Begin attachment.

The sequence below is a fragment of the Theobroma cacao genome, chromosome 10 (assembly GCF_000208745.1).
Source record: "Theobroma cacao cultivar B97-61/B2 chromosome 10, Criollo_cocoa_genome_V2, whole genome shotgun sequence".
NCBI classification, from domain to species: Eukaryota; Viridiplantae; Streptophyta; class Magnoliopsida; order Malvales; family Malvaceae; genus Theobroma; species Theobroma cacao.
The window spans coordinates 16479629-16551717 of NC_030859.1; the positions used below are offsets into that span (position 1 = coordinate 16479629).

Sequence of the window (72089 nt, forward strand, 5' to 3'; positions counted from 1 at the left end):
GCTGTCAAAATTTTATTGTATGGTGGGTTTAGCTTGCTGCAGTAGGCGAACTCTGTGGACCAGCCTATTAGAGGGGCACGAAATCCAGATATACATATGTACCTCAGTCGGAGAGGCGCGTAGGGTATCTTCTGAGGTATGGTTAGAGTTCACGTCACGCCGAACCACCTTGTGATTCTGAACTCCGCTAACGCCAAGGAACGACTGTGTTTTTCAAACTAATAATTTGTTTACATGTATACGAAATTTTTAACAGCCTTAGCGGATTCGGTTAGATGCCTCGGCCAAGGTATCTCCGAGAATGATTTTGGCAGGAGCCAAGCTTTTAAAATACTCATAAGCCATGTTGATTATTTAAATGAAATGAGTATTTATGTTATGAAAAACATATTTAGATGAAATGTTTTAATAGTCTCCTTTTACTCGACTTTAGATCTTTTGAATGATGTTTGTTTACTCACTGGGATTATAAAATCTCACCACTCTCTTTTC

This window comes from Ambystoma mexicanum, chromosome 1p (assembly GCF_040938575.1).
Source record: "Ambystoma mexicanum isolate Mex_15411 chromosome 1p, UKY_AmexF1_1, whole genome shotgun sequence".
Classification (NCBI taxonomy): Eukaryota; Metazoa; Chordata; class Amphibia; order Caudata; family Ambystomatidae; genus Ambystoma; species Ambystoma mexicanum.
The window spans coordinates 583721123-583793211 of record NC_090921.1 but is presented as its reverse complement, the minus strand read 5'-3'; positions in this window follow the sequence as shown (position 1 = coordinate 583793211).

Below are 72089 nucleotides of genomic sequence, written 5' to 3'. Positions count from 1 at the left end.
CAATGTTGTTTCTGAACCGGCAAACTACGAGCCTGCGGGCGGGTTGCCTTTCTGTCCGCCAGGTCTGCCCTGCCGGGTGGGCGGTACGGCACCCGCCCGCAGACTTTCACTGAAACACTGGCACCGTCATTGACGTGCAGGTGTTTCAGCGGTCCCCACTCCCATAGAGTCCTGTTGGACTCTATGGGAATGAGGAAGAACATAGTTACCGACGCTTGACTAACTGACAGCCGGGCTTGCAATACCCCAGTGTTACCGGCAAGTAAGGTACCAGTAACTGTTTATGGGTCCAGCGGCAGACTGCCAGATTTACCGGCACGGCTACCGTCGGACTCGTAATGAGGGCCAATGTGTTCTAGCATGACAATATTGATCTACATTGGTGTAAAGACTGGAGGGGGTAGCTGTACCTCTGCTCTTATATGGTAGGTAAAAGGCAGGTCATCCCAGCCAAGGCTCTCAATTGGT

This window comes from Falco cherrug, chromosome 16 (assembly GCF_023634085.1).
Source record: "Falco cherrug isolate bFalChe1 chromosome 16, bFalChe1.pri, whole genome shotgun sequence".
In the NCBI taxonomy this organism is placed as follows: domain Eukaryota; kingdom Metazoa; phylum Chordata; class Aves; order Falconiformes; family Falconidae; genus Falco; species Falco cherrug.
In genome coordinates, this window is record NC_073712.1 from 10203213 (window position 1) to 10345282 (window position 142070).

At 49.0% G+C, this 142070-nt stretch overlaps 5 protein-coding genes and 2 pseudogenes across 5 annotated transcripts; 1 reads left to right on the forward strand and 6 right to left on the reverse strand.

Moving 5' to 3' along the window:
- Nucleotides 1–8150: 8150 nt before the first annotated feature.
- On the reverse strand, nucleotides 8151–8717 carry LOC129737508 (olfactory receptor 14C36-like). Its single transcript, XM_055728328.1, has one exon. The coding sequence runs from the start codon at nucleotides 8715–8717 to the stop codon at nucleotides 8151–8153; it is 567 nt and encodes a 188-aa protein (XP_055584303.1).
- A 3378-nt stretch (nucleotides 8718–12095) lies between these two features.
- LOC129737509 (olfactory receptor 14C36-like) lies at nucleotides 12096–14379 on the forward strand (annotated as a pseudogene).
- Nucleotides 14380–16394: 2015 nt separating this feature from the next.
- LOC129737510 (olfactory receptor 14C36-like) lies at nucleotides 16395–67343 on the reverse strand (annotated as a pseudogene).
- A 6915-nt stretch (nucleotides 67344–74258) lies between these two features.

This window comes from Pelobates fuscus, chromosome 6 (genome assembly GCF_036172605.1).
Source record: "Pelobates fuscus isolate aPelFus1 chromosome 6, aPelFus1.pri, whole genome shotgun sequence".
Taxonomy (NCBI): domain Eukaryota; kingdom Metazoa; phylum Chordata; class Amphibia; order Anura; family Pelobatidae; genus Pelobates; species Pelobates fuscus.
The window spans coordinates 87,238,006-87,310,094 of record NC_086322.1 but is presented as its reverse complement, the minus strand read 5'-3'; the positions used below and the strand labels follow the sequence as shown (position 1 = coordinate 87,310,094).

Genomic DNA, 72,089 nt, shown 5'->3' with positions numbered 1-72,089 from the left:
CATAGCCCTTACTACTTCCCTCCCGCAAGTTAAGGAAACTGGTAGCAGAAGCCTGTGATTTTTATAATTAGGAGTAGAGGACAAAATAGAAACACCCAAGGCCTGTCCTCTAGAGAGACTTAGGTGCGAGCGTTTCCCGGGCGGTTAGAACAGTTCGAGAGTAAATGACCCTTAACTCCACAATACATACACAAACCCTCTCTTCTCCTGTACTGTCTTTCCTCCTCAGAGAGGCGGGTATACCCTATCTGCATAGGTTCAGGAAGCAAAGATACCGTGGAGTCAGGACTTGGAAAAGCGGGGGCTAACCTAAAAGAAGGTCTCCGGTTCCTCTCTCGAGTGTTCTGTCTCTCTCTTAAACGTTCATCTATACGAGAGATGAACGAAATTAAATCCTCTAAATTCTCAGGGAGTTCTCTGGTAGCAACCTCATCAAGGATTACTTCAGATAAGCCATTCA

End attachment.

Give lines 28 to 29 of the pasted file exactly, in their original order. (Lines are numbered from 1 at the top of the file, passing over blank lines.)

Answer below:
Taxonomy (NCBI): domain Eukaryota; kingdom Metazoa; phylum Chordata; class Amphibia; order Anura; family Pelobatidae; genus Pelobates; species Pelobates fuscus.
The window spans coordinates 87,238,006-87,310,094 of record NC_086322.1 but is presented as its reverse complement, the minus strand read 5'-3'; the positions used below and the strand labels follow the sequence as shown (position 1 = coordinate 87,310,094).